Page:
Tired of crowded lifts? Try cross-country skiing

Cross-country skiing
Cross-country skiing is the oldest form of skiing there is, passed down from Nordic hunters who used it as a way to get around frozen landscapes. Photo courtesy of Shutterstock.com

If there were ever a reason to pick up cross-country skiing, it’s this: Some scientists say global warming could mean the end of Utah’s ski industry.

And if fear mongering isn’t working on you, there’s this: According to data compiled by Snowlink.com, an adult can burn up to 700 calories per hour with a moderate cross-country pace.

Whatever your reason for giving cross-country skiing a try—long lines at the ski lift, waning fitness resolutions, a hand-me-down set-up—there’s no better time than now to clip into some “skinnies” and hit the track.

What is it?

Cross-country skiing, or Nordic skiing, is the oldest form of skiing, passed down from hunters who lived in isolated communities in snow-covered Norway. Norwegian army units started skiing for sport in the 18th century, with the first race on record in 1842. The sport eventually debuted at the first Winter Olympic Games, in 1924. (Traditionally, the competition gets pummeled by athletes from Nordic countries.)

It differs from the skiing you’re probably used to in that you’ll be using thinner, lighter skis and your heels aren’t locked into the binding—they lift up and down as you ski across a flat, groomed track or backcountry terrain. It’s easier to learn than downhill skiing, cheaper to do, and chances are, if there’s snow on the ground, there are ideal conditions nearby for you to ski on.

What to wear

Common opinion says to dress as if you were jogging—so layer up in synthetic or wool blends as if it’s 10 to 20 degrees warmer than it really is outside. Once you start moving, you’ll get warmer. Protect your hands with lightweight mittens or gloves, and don’t forget wool socks.

Gear up

Local ski rental shops will likely carry the equipment you need to go cross-country skiing, and if you’re close to a resort that has groomed cross-country trails, they can fit you for the right size and type of boots and skis. All you need are boots, poles, skis, and bindings (the boots and bindings need to be compatible).

cross-country ski
Unlike downhill skiing, with cross-country skiing, only the front of your boot is clipped into your bindings. Photo courtesy of Shutterstock.com

Find your tracks

You’ll be able to master the motion of cross-country skiing more quickly if you start on groomed trails —the smooth, machine-made tracks are easier to glide on than having to break your own trail. “My favorite conditions are when the snow is firm and cold and has been packed down well—the tracks are super fast and you can just rip,” says Andrew Newell, an Olympic Nordic skier who’s been on the U.S. team for 10 years. No tracks near you? Find a snow-covered walking trail or head into the “backcountry,” knowing that it can be more difficult to navigate around rocks, sharp turns, and uneven terrain, and you may find yourself breaking trail.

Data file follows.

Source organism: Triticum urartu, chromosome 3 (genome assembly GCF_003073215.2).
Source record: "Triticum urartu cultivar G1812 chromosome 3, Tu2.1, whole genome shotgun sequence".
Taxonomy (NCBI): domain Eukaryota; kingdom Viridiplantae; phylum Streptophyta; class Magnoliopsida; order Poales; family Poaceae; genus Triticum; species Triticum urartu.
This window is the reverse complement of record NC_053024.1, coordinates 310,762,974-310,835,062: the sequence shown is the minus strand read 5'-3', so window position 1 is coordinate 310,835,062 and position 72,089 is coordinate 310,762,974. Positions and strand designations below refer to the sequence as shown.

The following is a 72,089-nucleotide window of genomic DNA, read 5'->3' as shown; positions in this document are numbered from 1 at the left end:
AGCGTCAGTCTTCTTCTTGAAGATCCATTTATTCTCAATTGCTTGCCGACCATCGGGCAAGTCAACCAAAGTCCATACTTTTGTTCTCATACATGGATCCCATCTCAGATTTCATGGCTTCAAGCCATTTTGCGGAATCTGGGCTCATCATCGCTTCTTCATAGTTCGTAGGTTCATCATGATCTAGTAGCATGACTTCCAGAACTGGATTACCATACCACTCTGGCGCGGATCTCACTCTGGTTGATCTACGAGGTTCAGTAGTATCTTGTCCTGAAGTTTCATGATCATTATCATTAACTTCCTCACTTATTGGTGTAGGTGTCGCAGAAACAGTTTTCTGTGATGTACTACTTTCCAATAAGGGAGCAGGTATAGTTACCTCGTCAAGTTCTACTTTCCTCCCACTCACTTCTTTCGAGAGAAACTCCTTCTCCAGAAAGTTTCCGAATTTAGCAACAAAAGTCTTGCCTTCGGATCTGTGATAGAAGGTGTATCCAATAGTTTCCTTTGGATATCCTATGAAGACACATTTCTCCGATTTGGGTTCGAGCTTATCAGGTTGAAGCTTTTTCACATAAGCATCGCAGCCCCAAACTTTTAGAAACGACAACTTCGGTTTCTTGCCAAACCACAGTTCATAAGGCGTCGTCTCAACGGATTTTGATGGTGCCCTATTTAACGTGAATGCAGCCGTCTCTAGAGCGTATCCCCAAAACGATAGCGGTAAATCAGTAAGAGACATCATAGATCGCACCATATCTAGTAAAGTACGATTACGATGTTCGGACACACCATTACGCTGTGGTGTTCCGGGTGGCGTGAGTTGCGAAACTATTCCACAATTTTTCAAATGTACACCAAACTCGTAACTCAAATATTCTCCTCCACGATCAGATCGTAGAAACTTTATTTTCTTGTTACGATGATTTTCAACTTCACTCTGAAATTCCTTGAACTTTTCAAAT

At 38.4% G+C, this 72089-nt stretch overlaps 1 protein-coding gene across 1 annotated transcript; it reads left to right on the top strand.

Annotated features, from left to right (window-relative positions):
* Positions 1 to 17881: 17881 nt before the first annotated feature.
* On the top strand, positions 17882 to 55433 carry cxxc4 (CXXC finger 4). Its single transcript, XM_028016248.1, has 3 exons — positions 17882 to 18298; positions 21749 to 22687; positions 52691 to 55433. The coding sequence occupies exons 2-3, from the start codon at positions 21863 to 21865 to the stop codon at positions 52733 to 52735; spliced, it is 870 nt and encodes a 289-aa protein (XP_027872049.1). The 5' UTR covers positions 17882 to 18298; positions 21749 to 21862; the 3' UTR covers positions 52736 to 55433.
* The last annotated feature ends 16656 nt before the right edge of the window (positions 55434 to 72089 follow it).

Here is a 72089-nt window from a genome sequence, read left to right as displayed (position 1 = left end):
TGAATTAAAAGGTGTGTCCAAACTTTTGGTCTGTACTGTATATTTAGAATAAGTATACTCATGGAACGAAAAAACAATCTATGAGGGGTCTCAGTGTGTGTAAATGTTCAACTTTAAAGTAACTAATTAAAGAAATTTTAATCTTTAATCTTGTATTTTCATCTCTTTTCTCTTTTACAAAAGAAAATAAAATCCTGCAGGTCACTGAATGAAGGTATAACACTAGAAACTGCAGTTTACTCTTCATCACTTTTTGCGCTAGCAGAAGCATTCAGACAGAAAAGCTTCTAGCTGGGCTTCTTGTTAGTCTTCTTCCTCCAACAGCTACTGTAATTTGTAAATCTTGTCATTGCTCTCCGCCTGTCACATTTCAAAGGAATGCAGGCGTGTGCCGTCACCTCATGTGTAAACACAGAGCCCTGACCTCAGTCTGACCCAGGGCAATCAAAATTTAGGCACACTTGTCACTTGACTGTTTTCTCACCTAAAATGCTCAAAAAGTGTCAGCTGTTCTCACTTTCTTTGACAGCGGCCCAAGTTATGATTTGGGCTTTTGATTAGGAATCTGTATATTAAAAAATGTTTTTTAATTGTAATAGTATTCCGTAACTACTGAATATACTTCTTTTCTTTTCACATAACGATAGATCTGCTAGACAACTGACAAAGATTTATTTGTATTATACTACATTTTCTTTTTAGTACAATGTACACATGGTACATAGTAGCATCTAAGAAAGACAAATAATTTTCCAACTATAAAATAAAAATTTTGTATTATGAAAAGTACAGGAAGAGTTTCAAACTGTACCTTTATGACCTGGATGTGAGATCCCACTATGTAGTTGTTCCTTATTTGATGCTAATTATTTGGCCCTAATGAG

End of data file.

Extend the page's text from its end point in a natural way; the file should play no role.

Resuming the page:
Lock and load

Take a lesson from a ski resort or guide to learn the basics, which include locking your boot to your binding. Unlike downhill skis, only your toe is bound, freeing up your heel. With skis parallel to each other, holding poles for balance, line up the bar on the underside of the toe of your boot with the binding and press down until you feel your boot lock in.

Pick your style

The two most common types of cross-country skiing are track skiing and skate skiing. Track skiing is done on tracks compressed into the snow by machines—with your skis pointing straight in front of you, you’ll glide forward using your legs and arms.  Skate skiing takes place in the “skate lane,” a wide area of flat snow. You’ll be on shorter skis held in a V-shape, and you’ll push off side to side, as if you’re rollerblading.

Cross-country skiing
Cross-country skiing lets you bypass crowded ski lifts in favor of groomed tracks and backcountry trails. Photo courtesy of Shutterstock.com

Push, kick, glide

“The posture should feel natural, just like running,” says Newell. “Proper technique comes from being in a good body position, where your feet are under your hips, your weight is forward, and your shoulders square, not twisting or rotating, just like anyone would be in while running.”

Newell says the hardest part is maintaining your balance—people tend to sit back and end up in a bad body position. To prevent this, keep your weight forward with knees slightly bent. Slide your right ski forward, pushing off your back leg, while moving your left pole forward. Think about gliding from one leg to the other, not just shuffling.

Prepare to stop

If you’re not on a track, you may pick up speed on slight downhill slopes. Stop yourself by bending your knees, leaning forward, and pushing the front of your skis toward each other to make a wedge (or a pizza slice, as you learn when you start downhill skiing). You can use the pressure form the tip of your pole to press the button on your skis that releases your boots form the bindings and regroup if you’re feeling flustered.

Be cool

The general etiquette on the trail or track is that downhill skiers have the right of way, so side-step your way to the side of the trail. Faster skiers have the right of way, too; step off the track and let them pass.

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